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An incomplete list:
If we are answering the question of "what makes a good code review" vs "what makes good code" then here are some thoughts:
I see the best code reviews providing two types of benefits: a second set of eyes for finding errors and a learning opportunity.
Good reviews catch incorrect code -- subtleties missed by the original author. These might be getting business logic slightly wrong, missing a security or performance concern, misusing a library, off-by-one errors, etc. etc. Unit tests catch some of this, but I think that, from the perspective of a project, this is the primary use for code reviews.
More than that, though, good reviews offer suggestions on making working code better. These could take the form of pointing out difficult to follow reasoning, alerting of other libraries which might help, suggesting certain patterns and avoiding anti-patterns, using more concise style when it makes sense, and so forth. I think that these types of comments are the most helpful for our growth as developers -- they hone our craft through constructive criticism and commentary. They are, however, harder (if not impossible) to validate.
I would like to expand upon the second part of @cmc333333's comment above ("More than that...").
At the recommendation of @baccigalupi, I re-watched this excellent talk on cultivating a code review culture: https://www.youtube.com/watch?v=PJjmw9TRB7s (shout out to @derekprior for doing a
In the talk, Derek cites research that shows that people think code review is about finding bugs, but really we don't find many bugs while doing code review. But that's OK! Because there are other, more important benefits to having a strong code review culture:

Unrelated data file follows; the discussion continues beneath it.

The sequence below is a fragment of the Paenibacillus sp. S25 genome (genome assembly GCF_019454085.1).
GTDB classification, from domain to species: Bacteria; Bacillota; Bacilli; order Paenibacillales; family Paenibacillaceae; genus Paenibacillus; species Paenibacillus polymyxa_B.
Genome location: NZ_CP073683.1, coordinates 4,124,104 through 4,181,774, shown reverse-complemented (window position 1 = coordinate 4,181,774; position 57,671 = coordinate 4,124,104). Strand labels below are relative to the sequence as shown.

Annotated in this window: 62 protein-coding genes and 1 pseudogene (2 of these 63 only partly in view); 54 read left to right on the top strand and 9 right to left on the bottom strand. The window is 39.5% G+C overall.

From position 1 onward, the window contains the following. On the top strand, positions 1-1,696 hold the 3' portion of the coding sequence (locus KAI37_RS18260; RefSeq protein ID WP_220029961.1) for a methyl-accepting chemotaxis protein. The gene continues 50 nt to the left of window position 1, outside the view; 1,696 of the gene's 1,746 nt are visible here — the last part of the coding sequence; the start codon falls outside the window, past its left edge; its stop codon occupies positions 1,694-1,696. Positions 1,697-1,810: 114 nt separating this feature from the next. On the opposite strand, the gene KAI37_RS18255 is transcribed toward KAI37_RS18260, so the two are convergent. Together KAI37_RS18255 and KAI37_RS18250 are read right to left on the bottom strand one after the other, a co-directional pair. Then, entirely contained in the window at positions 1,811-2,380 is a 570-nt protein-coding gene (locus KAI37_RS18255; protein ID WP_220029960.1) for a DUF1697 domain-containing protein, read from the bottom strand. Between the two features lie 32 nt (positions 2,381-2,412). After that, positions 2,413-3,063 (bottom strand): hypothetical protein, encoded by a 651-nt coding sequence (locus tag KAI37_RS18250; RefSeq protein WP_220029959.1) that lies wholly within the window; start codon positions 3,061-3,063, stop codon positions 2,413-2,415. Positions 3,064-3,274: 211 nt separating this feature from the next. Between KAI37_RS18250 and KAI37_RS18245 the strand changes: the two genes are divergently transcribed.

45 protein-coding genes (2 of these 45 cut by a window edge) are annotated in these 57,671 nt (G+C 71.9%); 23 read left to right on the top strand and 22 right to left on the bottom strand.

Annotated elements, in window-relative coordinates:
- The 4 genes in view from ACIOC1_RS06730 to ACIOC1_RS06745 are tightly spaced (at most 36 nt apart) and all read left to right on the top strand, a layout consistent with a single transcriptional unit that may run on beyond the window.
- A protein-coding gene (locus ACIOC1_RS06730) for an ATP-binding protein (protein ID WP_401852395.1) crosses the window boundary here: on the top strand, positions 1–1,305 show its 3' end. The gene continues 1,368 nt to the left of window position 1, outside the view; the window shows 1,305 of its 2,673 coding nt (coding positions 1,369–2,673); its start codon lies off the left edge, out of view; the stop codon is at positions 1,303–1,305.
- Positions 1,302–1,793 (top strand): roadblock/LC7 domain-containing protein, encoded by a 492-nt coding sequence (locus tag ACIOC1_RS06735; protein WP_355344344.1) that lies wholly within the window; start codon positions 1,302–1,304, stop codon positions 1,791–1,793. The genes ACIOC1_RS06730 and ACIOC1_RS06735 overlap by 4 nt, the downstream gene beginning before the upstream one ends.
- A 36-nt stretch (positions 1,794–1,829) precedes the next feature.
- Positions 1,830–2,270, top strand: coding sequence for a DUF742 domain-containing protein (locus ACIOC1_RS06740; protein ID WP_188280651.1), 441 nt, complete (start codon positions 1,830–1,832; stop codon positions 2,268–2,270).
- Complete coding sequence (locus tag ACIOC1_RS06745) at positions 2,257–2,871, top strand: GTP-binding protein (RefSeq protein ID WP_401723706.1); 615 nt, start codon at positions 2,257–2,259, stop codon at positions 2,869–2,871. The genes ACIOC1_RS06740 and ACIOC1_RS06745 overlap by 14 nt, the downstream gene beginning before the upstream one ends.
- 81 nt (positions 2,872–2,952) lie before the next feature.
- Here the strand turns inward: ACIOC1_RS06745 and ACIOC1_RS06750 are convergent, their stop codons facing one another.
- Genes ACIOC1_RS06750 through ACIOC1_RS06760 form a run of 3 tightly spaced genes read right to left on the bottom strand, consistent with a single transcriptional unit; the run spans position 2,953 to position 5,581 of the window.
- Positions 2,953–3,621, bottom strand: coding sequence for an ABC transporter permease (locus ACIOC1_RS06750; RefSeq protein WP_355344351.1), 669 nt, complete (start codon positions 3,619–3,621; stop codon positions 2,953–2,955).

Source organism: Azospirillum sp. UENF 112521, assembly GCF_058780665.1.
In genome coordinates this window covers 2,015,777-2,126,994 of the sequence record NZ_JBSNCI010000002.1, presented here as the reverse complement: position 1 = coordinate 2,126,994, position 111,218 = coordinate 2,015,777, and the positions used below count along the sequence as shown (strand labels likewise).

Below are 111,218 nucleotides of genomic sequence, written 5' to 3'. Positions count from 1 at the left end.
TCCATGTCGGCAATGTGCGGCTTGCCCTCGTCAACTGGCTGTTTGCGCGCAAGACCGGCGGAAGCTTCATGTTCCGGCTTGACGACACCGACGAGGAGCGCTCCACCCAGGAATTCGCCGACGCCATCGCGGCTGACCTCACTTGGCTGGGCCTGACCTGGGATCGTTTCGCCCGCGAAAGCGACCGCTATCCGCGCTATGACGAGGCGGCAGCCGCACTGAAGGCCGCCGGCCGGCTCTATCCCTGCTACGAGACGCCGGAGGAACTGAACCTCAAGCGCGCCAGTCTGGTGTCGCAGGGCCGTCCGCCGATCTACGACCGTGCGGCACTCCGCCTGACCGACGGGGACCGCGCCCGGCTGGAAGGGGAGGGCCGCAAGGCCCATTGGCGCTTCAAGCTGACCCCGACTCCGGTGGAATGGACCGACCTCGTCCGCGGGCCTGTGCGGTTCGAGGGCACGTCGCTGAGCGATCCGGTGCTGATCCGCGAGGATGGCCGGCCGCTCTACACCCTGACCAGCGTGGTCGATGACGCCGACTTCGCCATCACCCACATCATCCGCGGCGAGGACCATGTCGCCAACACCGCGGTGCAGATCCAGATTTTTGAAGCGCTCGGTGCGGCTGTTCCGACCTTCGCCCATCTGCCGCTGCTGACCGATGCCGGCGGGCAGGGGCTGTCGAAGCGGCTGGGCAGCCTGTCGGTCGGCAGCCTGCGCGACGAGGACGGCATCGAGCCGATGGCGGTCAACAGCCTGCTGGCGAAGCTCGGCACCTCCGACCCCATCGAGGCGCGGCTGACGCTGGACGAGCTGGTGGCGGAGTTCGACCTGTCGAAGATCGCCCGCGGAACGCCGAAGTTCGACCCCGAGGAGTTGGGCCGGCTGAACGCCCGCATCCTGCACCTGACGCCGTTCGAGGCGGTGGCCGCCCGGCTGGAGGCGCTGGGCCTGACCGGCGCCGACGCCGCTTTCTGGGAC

These are along the lines of what @cmc333333 said above.
Beyond having a shared vision for the goals of code review, having a good process in place only works if everyone in the organization is fully participating in code review.
Derek provides two interesting high-level tips for cultivating a code review culture.
The first is for the author: provide lots of context about the PR in the PR itself. Don't make reviewers hunt through GH issues or Pivotal Tracker. Don't make them look at a comment thread on a Trello card. Explain to the reviewers the why of the code so they can understand its purpose and suggest reasonable alternatives.
The second is for reviewers: ask, don't tell. What this really means is "take special care to be nice." Getting critical feedback is hard, and it's even harder when it comes via GItHub where it's impossible to read a person's tone. An antidote to coming off as cold is for reviewers to pose their input as questions to start a discussion rather than commands.
In the final part of Derek's talk, he covers three important topics that arise once you are actually doing code review: disagreements, what to review, and style.